A universal basic income system for the majority of the population, made up of poor people and informal workers, with public services included and an organised home care model, supported by social and community participation, would make it possible to pave the way for the transformation of the model for intermediation, concession and hiring that prevails in all sectors of the economy and social protection.  Mutate to live: not to survive, but instead to “live well”, collectively and jointly, looking after human and non-human life.

Darío I. Restrepo
Faculty of Economic Sciences, National University of Colombia
indamail@gmail.com

Marío E. Hernández
Faculty of Medicine, National University of Colombia
mariohernandez62@gmail.com


1 Preciado PB. (2020). Aprendiendo del virus. En: Agamben G, ŽiŽek S, Nancy JL et alSopa de Wuhan: Pensamiento contemporáneo en tiempos de pandemias. Sc: Editorial ASPO (Aislamiento Social Preventivo y Obligatorio), 163-185.

Chunăg. (2020). Contagio social: Guerra de clases microbiológica en China. Rosario: Lazo Negro.

Arrighi G. (2007). Adam Smith en Pekín: Orígenes y fundamentos del siglo XXI. Madrid: Akal.

Burlage R and Anderson M. (2018). The Transformation of the Medical-Industrial Complex: Financialization, the Corporate Sector, and Monopoly Capital. In: Waitzkin H. (Ed.), Health Care Under the Knife. Moving Beyond Capitalism for Our Health (pages 69-82). New York: Monthly Review Press.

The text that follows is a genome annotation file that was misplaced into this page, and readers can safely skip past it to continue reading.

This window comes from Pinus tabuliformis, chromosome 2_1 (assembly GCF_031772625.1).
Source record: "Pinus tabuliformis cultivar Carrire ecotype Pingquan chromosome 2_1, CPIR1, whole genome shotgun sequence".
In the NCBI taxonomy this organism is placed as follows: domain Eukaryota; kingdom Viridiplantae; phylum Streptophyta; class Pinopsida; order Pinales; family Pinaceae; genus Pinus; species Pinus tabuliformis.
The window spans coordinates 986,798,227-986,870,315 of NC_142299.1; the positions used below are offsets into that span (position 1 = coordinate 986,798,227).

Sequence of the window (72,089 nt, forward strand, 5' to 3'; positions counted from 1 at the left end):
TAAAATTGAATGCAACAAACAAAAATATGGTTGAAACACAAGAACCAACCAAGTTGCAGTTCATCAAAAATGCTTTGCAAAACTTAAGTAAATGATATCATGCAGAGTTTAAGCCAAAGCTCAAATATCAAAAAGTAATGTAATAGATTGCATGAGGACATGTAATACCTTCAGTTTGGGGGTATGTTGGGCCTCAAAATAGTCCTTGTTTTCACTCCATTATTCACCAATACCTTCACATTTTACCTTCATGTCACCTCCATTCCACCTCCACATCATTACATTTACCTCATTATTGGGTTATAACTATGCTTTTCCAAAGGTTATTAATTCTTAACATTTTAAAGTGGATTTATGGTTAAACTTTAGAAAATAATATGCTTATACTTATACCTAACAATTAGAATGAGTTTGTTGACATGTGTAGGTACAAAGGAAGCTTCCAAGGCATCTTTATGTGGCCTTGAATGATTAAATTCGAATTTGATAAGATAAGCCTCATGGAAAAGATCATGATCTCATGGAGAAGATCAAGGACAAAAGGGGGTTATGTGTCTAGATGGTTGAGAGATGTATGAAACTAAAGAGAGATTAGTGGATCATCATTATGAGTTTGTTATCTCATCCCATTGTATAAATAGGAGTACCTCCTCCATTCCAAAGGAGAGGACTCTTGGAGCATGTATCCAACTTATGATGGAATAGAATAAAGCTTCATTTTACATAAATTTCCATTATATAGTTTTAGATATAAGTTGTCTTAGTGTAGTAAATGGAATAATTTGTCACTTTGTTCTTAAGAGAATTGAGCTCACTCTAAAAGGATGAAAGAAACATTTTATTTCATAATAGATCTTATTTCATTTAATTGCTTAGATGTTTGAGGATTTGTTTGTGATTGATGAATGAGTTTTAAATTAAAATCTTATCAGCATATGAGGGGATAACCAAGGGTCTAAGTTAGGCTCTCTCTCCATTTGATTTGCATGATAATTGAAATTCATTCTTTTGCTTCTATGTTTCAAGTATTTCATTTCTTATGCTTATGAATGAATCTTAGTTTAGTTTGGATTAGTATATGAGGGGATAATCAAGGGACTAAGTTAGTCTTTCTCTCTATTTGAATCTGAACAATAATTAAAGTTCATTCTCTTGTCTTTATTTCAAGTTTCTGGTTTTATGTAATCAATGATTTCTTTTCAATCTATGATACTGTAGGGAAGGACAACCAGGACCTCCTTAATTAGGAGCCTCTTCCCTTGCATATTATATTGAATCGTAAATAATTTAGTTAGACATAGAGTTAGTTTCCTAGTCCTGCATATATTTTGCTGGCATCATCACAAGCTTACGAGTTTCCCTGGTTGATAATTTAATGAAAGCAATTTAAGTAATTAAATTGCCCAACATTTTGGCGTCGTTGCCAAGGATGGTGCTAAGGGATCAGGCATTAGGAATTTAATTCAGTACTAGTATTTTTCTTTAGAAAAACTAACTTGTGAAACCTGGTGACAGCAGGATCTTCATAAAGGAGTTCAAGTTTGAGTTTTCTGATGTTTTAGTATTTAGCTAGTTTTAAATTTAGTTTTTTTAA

Waitzkin H. and Working Group on Health Beyond Capitalism. (2018). Health Care Under the Knife. Moving Beyond Capitalism for Our Health. New York: Monthly Review Press.

Lamprea E. (2011). La constitución de 1991 y la crisis de la salud. Bogotá: Universidad de los Andes.

Quintero D. (22 September 2019). Corrupción electoral: las últimas denuncias de Ariel Ávila. Fundación Pares. Retrieved from: https://pares.com.co/2019/09/22/tres-casos-de-corrupcion-denunciados-por-ariel-avila/

This article is a translation of the original version in Spanish

1 Comment

  1. Jacques RIVKINE

    Depuis des décennie nous n’avons pas respecté les engagements pris lord des conférences sur la santé public, la santé primaire et l’environnement – Rappelons les engagement de Djakarta sur la promotion de la Santé au XXI eme sièce :  Les conditions préalables à l’instauration de la santé sont la paix, un logement, l’éducation, la sécurité sociale, les relations sociales, l’alimentation, un revenu, la responsabilisation de femmes, un écosystème stable, une utilisation durable des ressources, la justice sociale, le respect des droits de l’homme, et l’équité. Par dessus tout, la pauvreté reste la plus grave menace pour la santé »